This essay is an exploration of the contemporary normative conditions of thinking about the problem of sovereignty. Specifically it is a consideration of some aspects of the way in which the problem of Third World sovereignty has been taken up and argued out in international relations theory and international law on the legal-political terrain of self-determination. The essay traces the transformation of the norm of self-determination as an anti-colonial standard to its post-Cold War re-composition as a norm of democratic governance.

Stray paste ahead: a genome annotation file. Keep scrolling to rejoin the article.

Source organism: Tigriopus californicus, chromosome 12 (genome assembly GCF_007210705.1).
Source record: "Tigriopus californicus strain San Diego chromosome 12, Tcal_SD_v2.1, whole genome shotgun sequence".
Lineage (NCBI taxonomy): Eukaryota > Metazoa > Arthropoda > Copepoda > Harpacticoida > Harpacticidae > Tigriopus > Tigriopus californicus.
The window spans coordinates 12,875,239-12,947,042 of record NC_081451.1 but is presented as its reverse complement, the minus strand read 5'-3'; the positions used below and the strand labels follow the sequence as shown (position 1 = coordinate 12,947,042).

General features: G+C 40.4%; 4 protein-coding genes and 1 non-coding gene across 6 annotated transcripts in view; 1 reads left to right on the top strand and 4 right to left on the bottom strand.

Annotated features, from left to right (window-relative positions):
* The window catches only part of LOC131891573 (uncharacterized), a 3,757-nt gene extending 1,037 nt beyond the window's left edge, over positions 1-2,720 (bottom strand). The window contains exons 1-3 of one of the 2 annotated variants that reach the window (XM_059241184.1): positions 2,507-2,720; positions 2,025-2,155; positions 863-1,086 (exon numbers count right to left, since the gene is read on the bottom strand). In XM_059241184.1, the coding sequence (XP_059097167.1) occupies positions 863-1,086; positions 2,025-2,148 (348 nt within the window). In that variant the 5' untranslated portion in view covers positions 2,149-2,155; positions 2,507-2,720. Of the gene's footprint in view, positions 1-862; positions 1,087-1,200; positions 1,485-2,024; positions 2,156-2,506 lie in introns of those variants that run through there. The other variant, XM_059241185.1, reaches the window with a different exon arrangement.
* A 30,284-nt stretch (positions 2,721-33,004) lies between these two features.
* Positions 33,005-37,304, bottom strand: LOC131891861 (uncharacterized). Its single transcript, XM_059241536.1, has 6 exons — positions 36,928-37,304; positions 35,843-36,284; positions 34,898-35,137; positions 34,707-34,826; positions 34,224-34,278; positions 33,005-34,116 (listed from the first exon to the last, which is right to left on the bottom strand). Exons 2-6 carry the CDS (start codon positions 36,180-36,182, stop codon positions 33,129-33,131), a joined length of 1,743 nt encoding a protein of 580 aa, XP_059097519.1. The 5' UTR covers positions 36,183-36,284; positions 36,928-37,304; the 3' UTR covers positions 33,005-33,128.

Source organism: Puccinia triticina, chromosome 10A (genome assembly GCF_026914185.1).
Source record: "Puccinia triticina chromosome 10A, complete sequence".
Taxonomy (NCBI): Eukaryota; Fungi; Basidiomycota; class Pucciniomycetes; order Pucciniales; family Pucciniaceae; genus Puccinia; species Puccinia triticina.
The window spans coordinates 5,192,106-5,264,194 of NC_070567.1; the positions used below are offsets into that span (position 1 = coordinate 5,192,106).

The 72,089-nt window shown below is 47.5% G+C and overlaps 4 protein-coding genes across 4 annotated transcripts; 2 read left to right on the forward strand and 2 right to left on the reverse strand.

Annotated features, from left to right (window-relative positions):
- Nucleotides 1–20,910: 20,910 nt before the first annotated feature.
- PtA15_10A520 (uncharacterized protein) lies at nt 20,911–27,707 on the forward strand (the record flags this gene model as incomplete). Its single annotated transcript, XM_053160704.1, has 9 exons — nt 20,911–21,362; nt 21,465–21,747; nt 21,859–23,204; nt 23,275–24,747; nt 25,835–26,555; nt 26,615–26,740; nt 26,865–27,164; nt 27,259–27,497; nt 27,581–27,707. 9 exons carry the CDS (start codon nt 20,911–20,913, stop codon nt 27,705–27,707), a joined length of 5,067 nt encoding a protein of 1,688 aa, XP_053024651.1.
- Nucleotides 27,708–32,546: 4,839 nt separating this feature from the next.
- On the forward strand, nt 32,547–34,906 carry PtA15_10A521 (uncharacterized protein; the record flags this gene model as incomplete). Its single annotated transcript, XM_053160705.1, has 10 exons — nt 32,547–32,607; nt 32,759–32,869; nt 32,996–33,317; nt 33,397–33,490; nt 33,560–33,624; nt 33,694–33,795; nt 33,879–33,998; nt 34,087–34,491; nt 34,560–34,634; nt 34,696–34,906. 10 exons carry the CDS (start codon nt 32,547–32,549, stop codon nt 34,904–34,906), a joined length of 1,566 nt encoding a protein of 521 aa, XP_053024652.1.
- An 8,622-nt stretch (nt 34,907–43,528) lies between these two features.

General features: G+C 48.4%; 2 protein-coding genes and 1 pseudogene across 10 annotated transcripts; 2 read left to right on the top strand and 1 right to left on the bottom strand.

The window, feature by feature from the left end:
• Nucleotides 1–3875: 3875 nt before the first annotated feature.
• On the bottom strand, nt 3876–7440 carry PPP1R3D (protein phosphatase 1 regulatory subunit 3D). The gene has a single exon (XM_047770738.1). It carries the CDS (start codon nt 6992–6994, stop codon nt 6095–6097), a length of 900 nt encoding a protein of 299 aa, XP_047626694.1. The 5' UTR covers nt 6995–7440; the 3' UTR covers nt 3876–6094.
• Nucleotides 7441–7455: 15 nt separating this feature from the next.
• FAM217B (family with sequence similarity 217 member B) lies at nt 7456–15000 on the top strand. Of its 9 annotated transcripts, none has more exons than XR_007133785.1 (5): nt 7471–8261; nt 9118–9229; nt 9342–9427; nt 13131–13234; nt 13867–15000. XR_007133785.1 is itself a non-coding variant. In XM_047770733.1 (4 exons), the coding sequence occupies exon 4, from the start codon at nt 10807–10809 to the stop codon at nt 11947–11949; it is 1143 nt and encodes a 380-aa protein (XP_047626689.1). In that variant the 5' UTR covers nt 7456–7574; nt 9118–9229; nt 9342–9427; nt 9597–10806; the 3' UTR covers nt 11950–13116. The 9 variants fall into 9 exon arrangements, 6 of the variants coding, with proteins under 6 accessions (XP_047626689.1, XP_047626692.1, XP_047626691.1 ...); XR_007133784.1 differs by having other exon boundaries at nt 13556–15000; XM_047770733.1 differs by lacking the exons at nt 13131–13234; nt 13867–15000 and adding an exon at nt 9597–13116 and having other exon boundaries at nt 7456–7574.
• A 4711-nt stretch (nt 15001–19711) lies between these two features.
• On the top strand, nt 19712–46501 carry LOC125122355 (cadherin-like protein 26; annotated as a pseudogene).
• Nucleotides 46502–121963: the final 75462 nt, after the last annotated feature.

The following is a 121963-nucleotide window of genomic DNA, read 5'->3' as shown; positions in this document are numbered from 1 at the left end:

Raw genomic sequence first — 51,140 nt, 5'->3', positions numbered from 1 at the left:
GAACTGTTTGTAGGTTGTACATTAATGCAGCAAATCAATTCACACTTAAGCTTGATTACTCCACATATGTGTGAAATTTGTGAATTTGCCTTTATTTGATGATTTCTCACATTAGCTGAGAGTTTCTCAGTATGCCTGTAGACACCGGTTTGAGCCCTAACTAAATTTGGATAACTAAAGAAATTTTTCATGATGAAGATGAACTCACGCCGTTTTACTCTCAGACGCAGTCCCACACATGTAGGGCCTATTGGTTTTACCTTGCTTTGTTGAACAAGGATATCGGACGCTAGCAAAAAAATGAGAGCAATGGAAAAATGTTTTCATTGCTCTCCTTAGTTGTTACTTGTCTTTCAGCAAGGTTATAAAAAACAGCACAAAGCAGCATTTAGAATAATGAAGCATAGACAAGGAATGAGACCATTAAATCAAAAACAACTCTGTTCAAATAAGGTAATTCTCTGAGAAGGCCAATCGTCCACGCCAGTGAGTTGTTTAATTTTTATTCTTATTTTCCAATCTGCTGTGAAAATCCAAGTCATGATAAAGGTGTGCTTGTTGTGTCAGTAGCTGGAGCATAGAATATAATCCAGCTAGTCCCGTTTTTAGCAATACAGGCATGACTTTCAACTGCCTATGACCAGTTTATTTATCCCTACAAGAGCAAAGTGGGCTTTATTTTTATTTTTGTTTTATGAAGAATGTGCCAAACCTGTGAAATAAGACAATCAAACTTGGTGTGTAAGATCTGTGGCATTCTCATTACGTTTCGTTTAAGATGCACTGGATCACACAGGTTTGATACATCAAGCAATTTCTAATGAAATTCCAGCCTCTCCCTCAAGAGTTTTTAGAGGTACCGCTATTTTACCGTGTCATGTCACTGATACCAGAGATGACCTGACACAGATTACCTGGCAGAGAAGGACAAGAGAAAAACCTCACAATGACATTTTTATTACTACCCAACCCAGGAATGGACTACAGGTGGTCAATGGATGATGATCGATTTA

The paper deals with the encounter and ensuing responses that can be traced between Buddhism and Islam, during their centuries of contact across Asia (Anatolia, Iran, Central Asia, India), and more recently in the West. Within this panorama of history certain immediate overtly negative images of the other can be perceived in both traditions, manifested in terms of actions and literature. However some more positive images seem to have crystallised in Islam, particularly and significantly within the mystical Sufi streams that emerged in the East Iranian and Central Asian lands. Such historical patterns of confrontation, convergence and mysticism lead into the more modern second part of the study. A geographical-political perspective is first used, as the variations in their relationship in the various countries of SE Asia, and the British situation are noted. This is followed by a review of potential approaches between Islam and Buddhism in the current inter-faith dialogue arena. Whilst some doctrinal areas may be reconcilable (according to Cleary), it is primarily in other areas that more promising avenues of approach may be discerned. One is the area of ethics and social action on issues of common concern, as suggested by figures like Badawi, Gilliat, Askari and Vajiragnana. Another one is in contemplational areas of mysticism, as acknowledged by figures like Idries Shah. In both areas this can be echoed in greater clarity in the Christian-Buddhist dialogue. A further implication may be to bring out the need to view religions in functionalist and transformational terms, rather than culture bound doctrinal norms.